Christchurch researchers are aiming to get a handle on the number of Kiwis exposed to covid-19 and how long antibodies to covid-19 may last as part of a Government-funded study.
Professor Chris Pemberton and a team from the University of Otago, Christchurch, have been funded by the Ministry of Business, Innovation and Employment to test up to 3,000 New Zealanders to see if they have been exposed to covid-19.
The team will test a representative group of Kiwis – aged from 10 to 80 from many regions of the country – to see if they have been exposed to the virus and developed antibodies. They will also follow the participants over three years to assess medium term outcomes – especially those of the heart – from covid-19 exposure.
Pemberton, who heads up the Translational Biodiscovery Laboratory at the Christchurch Heart Institute, a University of Otago Christchurch research group, says the study will provide important information on antibody longevity and scope, especially in the vaccination era, and medium-term heart health.
“Antibodies are an important defence against a virus such as covid-19 and their presence is one proof it has encountered the virus,” he says.
“We have developed new tests to antibodies specific for covid-19 as well as virus proteins that can identify whether someone has contracted covid-19 and how their body has dealt with it. We are particularly interested in looking at why some people develop “long covid” and have a protracted recovery.
“Over the next three years, the team will marry specific test results with people’s health records to see how exposure to the virus affected their health, especially with respect to the heart.”
Pemberton says because the study will look at a wide range of New Zealanders and follow them over time, it will potentially show an evolving immune-based picture of the virus and post-infection cardiac outcomes.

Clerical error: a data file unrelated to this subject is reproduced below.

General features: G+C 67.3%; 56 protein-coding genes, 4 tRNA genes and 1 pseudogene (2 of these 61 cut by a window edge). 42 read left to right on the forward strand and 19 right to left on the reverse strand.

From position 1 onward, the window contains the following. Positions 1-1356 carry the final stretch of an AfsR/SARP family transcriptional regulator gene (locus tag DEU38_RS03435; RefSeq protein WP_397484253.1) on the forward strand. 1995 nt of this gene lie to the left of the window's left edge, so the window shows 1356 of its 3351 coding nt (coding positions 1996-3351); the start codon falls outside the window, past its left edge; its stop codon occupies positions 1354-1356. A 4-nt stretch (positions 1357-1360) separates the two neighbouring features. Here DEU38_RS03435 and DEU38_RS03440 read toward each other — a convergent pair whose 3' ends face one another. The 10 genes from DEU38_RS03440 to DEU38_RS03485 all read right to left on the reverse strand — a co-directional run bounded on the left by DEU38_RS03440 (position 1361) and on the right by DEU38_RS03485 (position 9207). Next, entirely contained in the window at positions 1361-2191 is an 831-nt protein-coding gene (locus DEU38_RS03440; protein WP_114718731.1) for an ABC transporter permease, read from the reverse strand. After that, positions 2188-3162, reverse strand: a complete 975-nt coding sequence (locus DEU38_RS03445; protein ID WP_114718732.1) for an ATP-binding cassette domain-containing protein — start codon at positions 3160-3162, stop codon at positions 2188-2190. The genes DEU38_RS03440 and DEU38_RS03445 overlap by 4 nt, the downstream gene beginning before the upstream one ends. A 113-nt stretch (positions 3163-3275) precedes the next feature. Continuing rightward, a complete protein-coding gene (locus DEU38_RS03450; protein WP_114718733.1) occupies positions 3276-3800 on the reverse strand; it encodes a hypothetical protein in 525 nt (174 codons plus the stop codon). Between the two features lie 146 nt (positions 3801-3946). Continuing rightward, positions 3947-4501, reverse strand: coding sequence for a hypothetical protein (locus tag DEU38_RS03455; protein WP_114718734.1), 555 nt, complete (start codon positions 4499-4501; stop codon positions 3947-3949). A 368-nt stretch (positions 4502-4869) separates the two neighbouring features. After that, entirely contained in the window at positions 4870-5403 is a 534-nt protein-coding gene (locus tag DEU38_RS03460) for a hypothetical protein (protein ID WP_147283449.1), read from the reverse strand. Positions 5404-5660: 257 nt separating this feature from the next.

This will be compared with individuals who have been vaccinated and give some indication of the protective effects of vaccination.
The study will also focus on how the virus affects heart health. Professor Pemberton says previous international evidence shows people who have an acute viral infection may be more vulnerable to cardiac events in the short term and more likely to suffer another cardiac emergency compared with other patients.
“We will be able to see the severity of disease in those who experienced covid-19 and how it affects people’s heart health. We want to explore whether people who have a moderate to severe case of covid experience cardiovascular issues later down the track.”
The researchers have developed their tests and have begun recruiting participants.
The study will have a distinctly “NZ Inc.” flavour as critical components needed to manufacture the tests are New Zealand made.
“We have had a fantastic collaboration with University colleagues and those at SeraTec NZ to keep key components of our test internally made and sourced, thus protecting our supply chain from potential future closures/restrictions, not just here but elsewhere. Plus, we are proud to be supporting and help advance Kiwi biotechnology in this area,” Pemberton says.
The study is funded by the MBIE covid-19 Innovation Acceleration Fund.